Big Apple Blues

“Instrumental album of the year” Richard Ludmerer

Big Apple Blues’ 2015 album “Energy” was a “creative fusion of instrumental blues, soul, funk and rock”. This new album “Manhattan Alley” continues to celebrate the genre defying soul of the city that never sleeps.

The five principal band members include Hammond B-3 player and keyboardist Jim Alfredson whose performance credits include Organissimo, Root Doctor, Greg Nagy, and Janiva Magness; guitarist Zach Zunis who worked with William Clarke and Janiva Magness; harmonica ace Anthony Kane who cut his teeth with Muddy Waters, Koko Taylor, Luther Tucker, and Sam Lay; Admir “Dr. Blues” Hadzic who worked with Mason Casey and Jason Ricci, bass; and Barry Harrison, a deep in the pocket groove master on drums, who played with both Johnny “Clyde” Copeland and Shemekia Copeland. Guest musicians include Chris Eminizer (Paul Simon), saxophones; and percussionist Kevin Jones (The Isley Brothers).

“Manhattan Alley” salutes the inhabitants of Tin Pan Alley, where the songwriters and publishers dominated popular music. The groove is so fine that the music is comparable to that coming out of Memphis or New Orleans. These ten original instrumentals remind us of the sixties and bands like The Ventures, Booker T and the MG’s, The Meters, Hugh Masekela, The Safaris, and The Ramsey Lewis Trio. “Recorded old-school in a single room”, the music has “the energy of the city of millions, striving, dreaming, beating hearts”.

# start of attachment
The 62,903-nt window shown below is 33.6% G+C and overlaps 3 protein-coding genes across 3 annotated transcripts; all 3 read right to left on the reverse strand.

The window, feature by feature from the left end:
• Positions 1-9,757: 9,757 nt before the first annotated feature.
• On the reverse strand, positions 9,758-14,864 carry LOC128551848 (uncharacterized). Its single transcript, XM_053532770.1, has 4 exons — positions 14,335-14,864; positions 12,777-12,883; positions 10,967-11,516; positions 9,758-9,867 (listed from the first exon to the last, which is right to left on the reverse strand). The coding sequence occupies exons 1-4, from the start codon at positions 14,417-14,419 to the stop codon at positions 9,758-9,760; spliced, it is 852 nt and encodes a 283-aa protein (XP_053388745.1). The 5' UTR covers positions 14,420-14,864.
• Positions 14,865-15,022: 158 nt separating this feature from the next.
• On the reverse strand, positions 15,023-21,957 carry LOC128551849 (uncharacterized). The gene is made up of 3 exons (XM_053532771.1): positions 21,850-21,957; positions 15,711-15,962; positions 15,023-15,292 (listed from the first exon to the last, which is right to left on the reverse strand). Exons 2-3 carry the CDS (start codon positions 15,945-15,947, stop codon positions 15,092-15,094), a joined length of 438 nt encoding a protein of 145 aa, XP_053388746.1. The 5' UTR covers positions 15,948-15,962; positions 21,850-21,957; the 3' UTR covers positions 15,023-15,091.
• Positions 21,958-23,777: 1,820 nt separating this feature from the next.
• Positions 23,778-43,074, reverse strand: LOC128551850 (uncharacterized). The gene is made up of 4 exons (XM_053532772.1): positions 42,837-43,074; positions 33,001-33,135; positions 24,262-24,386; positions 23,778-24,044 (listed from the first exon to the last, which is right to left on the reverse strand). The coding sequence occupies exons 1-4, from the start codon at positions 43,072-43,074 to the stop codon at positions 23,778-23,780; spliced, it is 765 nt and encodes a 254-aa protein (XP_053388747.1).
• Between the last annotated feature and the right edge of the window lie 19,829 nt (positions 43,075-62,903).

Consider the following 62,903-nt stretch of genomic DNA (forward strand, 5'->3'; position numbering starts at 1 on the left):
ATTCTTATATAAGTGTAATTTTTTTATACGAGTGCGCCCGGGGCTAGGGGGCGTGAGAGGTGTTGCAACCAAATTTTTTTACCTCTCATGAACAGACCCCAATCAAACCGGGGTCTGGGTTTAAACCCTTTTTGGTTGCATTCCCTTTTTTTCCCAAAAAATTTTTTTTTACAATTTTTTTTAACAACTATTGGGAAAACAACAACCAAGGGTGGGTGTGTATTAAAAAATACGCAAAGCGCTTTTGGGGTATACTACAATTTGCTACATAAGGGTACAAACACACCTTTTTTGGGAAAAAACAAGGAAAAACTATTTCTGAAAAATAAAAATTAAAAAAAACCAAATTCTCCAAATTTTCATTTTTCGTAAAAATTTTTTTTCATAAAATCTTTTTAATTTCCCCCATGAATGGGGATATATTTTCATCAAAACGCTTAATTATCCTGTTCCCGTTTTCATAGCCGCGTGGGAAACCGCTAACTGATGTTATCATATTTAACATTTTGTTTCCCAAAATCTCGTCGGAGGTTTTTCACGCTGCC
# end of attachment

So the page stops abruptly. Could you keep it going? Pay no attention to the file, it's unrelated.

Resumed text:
The funky opener “You Gotta Start Somewhere” is grounded by the fabulous rhythm section and features the saxophones of Eminizer; solos follow by guitarist Zunis and keyboardist Alfredson. “Happy” features Harrison, “The Baron of the Blues”, and his big beats and he is again joined by soloists Alfredson and Zunis.

The Big Apple Blues quintet of Harrison, Zunis, Alfredson, Hadzic, and Kane are fabulous throughout the recording. In reality however they are a septet as Eminizer and Jones are always present on citified grooves with names like “Hudson Breeze”, “Steamroller”, and “Subway Rumble”.

This thoroughly enjoyable recording is the instrumental album of the year.

Richard Ludmerer